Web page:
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I suppose it is kind of preposterous that one imagines himself important enough to write down his opinions for others to read. Chattering superciliousness is one of the most infuriating things about academics and so-called intellectuals, generally, who feel compelled to share their thoughts. But here it goes, anyway.

My Republican Friends Have No Credibility When it Comes to Political Judgment

By Michael E. Berumen 09/19/08

So, let’s get this straight. You Republicans twice elected the man slated to go down as among the worst presidents in our nation’s history, and even now you imagine that your political acuity and credibility are such that others ought to listen to your views? That’s really funny. No, sorry, the empirical evidence is that you have little to offer beyond a record of incredibly poor judgment. Faced with 4 years of overwhelming evidence of malfeasance and mismanagement, you even voted for him again. It demonstrates that facts mean nothing when they conflict with your partisan views. I’ll formulate my own opinions based on a study of history (written by real historians) and the facts, insofar as they can be discerned in the immediacy of current events, rather than from the inanities of the unlettered, glib pundits of cable television, the Internet, and talk radio. With that said, I still would enjoy having a beer with you and listening to what you might have to say about other things, for example, music, art, the market, movies, the weather and such, about which I expect you have much more to offer and there is less at stake.

I was for McCain in 2000 when you Republicans ought to have been and most were not. I well recall the scorn heaped upon him by my Republican friends back in 2000, when McCain was at his very best. Their latter-day turnabout is clearly just merely a matter of rooting for their team, unadulterated partisanship, and it is not centered in any principled reasoning. I remain an admirer of McCain, today, and I think he would have been immeasurably better than the current mediocrity that occupies the Oval Office. But now McCain is too old and, in a Faustian bargain, he has been compromised by the religious zealots and corporate welfare interests that run the Republican Party. Moreover, his impulsiveness and penchant for using his gut as opposed to analysis worries me. Good traits in a fighter pilot, maybe, but not so good in a Commander-in-Chief. To be sure, we could do much worse than McCain. He’s a man of great personal character and the kind of guy I would want next to me in my foxhole. But I do not necessarily want Audie Murphy or Sgt. York as President. Character and courage are not tantamount to wisdom. Indeed, there is a growing body of evidence to suggest that whatever wisdom McCain once had has been significantly tarnished. The truth is, McCain's day has come and gone.

McCain makes much of the success (though limited and fragile) of the troop surge that he supported. His analysis of our inadequate troop strength was correct, and like many others over the last 5 years, including this writer, he understood the occupation was being grossly mismanaged. However, while he had some tactical things right, he was wrong on the essential strategic issue, namely, going to war with Iraq and occupying the country in the first place. And that's a very big blunder, indeed, one that has cost many lives and many billions of dollars. Meanwhile, with our resources misallocated, mismanaged, and stretched to their limits, our true enemies remain at large in the mountains of Afghanistan and Pakistan.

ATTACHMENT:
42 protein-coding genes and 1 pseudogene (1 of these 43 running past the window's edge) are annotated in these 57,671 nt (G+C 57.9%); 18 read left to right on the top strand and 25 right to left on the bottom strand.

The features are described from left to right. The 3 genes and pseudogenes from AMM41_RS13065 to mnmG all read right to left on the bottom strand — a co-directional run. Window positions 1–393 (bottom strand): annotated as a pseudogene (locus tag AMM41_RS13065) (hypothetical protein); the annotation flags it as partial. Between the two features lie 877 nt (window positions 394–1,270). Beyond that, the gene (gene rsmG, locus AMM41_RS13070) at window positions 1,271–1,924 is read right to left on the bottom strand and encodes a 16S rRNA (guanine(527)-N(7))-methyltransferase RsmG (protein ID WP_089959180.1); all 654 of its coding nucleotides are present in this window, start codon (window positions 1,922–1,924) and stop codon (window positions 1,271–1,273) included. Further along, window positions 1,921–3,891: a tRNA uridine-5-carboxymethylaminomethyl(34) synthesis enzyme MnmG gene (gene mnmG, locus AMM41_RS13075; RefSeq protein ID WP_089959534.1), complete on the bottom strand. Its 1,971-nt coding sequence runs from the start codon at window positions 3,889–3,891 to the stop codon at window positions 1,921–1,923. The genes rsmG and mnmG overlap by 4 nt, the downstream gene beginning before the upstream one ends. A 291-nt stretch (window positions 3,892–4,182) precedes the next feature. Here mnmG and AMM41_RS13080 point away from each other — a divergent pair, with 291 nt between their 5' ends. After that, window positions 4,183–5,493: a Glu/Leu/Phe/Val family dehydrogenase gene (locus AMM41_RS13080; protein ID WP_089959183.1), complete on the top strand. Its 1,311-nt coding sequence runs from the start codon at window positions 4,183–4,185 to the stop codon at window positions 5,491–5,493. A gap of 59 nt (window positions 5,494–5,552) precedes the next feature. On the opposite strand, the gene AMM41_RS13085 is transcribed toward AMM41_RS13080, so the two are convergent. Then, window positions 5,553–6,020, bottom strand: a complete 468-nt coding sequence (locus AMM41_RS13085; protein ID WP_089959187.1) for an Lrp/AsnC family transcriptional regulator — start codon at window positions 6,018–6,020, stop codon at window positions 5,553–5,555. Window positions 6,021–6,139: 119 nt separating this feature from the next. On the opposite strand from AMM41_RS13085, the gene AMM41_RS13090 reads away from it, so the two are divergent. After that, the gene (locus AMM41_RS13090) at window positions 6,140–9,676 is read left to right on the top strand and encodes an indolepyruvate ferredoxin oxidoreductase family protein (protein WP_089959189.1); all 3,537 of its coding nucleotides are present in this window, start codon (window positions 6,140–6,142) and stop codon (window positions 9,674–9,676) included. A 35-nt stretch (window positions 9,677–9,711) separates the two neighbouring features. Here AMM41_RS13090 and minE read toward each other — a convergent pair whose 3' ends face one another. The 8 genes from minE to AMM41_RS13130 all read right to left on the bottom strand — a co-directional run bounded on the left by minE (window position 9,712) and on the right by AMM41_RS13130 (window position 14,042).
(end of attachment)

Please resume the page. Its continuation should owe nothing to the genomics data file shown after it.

As for Ms. Palin, well, among other reasons, I couldn’t possibly vote for someone who shoots defenseless beasts from a helicopter for the sheer fun of it all. Add to this her recent and remarkable support of an organization whose principal platform is Alaska's secession from the United States and her stated belief that dinosaurs and men roamed the earth together 6,000 years ago. One wonders if she's actually ever read a science book. Whatever other virtues she might have, I find these things overwhelmingly disturbing. There is really nothing else I need or want to know about her, and nothing more that I need to say about her. However, it does say something about McCain's judgment and a newfound willingness to pander to the base of the party.

If Obama doesn't win, I will not be shattered, for notwithstanding his several deficiencies, McCain remains a good man. Given who he chose as his successor, one would only hope he lives out his term, or terms should he be re-elected. With that said, I remain reasonably certain that of the two, Obama has both the intellectual and emotional capacity, the temperament, to make sounder, wiser judgments, ones based on analysis and principled reasoning, and that he has the greater wherewithal to lead the nation where it needs to go in the 21st Century. And, in any event, the political opinions of those who put President Bush into office in the first place, and who then kept him there for 8 years, have very little weight and moment to me. Please, spare me from having to hear them and share them amongst yourselves.